The twist in the growth story

Reforms must be part of a continuing agenda. The basic principle guiding reforms must be to create a competitive environment with a stress on efficiency. In many ways the coming decade will be crucial for India as growth is the answer to many of its socio-economic problems

Updated - November 16, 2021 05:18 pm IST

Published - February 05, 2015 12:26 am IST

The data on national income released recently give a new twist to India’s growth story. The most significant change is with respect to the growth rate for 2013-14. While the earlier estimate showed a growth rate of 4.7 per cent, the growth rate according to the new estimate is 6.6 per cent. Much of the pessimism seen in the Indian economy during 2013-14 is not vindicated by the new data. While the investment rate did show a sharp decline during the last three years, a greater part of it was due to the decline in the investment rate of households rather than the corporate sector. Thus, the slowdown in the economy was not as severe or extended as was feared earlier. Nevertheless, it is useful to review the developments so that the errors can be corrected and the country can move on to the high growth path.

Slowdown and its causes Under the impact of the financial crisis, the Indian economy registered a growth of 6.7 per cent in 2008-09, after having posted a growth rate exceeding 9 per cent for three consecutive years. The recovery from the impact of the global crisis was however swift and sharp. The economy achieved a growth rate of 8.6 per cent in 2009-10, despite a severe drought. The growth rate rose further to 8.9 per cent in 2010-11. Then the decline began. In 2012-13, the growth rate came down to 4.5 per cent according to the old estimate and 4.9 per cent as per the new estimate. In 2013-14 the growth rate was 4.7 per cent and 6.6 per cent according to old and new estimates respectively.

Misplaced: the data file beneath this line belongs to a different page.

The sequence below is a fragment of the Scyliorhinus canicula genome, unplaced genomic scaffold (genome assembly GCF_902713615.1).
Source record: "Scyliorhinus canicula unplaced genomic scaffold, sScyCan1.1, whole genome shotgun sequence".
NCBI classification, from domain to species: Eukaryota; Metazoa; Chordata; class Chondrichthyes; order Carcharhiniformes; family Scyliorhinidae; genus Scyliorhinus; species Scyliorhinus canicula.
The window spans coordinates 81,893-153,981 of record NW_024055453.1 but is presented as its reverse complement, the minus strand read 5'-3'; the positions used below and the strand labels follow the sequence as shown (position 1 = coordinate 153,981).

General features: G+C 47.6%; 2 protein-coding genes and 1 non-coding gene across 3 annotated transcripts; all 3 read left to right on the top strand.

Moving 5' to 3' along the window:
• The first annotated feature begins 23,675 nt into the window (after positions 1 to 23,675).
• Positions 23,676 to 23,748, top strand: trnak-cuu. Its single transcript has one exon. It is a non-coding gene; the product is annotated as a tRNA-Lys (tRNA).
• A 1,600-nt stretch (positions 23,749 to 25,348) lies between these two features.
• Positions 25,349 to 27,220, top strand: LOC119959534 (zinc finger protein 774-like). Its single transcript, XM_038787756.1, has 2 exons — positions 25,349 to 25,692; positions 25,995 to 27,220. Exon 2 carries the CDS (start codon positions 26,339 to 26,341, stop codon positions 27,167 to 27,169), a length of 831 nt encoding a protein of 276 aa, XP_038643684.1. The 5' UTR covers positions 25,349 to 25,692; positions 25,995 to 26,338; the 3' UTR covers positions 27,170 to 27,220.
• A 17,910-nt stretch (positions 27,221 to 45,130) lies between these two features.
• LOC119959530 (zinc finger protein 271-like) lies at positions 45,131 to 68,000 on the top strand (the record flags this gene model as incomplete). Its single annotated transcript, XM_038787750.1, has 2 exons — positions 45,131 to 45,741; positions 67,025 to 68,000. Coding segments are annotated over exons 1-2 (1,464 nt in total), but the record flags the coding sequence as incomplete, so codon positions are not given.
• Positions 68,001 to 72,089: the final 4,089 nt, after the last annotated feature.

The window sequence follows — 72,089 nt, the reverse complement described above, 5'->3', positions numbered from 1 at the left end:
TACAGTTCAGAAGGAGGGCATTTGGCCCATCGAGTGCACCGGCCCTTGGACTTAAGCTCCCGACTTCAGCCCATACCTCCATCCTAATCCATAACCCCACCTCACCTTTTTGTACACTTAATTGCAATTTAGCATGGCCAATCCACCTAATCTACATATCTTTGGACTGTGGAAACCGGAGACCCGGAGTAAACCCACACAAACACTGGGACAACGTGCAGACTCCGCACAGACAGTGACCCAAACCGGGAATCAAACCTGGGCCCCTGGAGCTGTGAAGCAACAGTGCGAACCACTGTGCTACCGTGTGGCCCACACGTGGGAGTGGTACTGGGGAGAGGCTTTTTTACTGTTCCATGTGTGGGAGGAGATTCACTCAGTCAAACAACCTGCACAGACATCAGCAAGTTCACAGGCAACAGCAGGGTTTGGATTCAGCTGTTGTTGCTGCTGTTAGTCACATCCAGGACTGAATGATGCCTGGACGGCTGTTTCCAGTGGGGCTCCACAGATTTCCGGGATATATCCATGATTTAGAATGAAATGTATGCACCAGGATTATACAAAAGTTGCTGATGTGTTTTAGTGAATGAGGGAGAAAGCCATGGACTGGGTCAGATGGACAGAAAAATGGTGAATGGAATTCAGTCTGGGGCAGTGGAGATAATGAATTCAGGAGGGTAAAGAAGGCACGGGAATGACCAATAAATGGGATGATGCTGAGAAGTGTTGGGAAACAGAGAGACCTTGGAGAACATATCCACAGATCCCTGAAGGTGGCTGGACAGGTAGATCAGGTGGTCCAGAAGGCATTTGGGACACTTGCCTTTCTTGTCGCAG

The slowdown has been attributed to supply side bottlenecks, price shocks and weak investment demand. Agricultural output declined in 2009-10. Coal output fell and the output of iron ore also fell, partly because of certain court decisions. International commodity prices, particularly that of oil remained high, despite the poor performance of the advanced economies. The investment sentiment was affected by various factors including non-economic. Perhaps one policy action which affected investors was the decision to apply certain tax laws with retrospective effect. The stability of the tax system became a cause of concern. Moreover, many good decisions of the government were either delayed or postponed. The energies of the government were also absorbed in dealing with issues such as graft. All these created an element of uncertainty in the minds of investors.

Making India the base for the production of goods and services for export is not a bad idea. But to convert this idea into reality, the Indian economy has to be much stronger….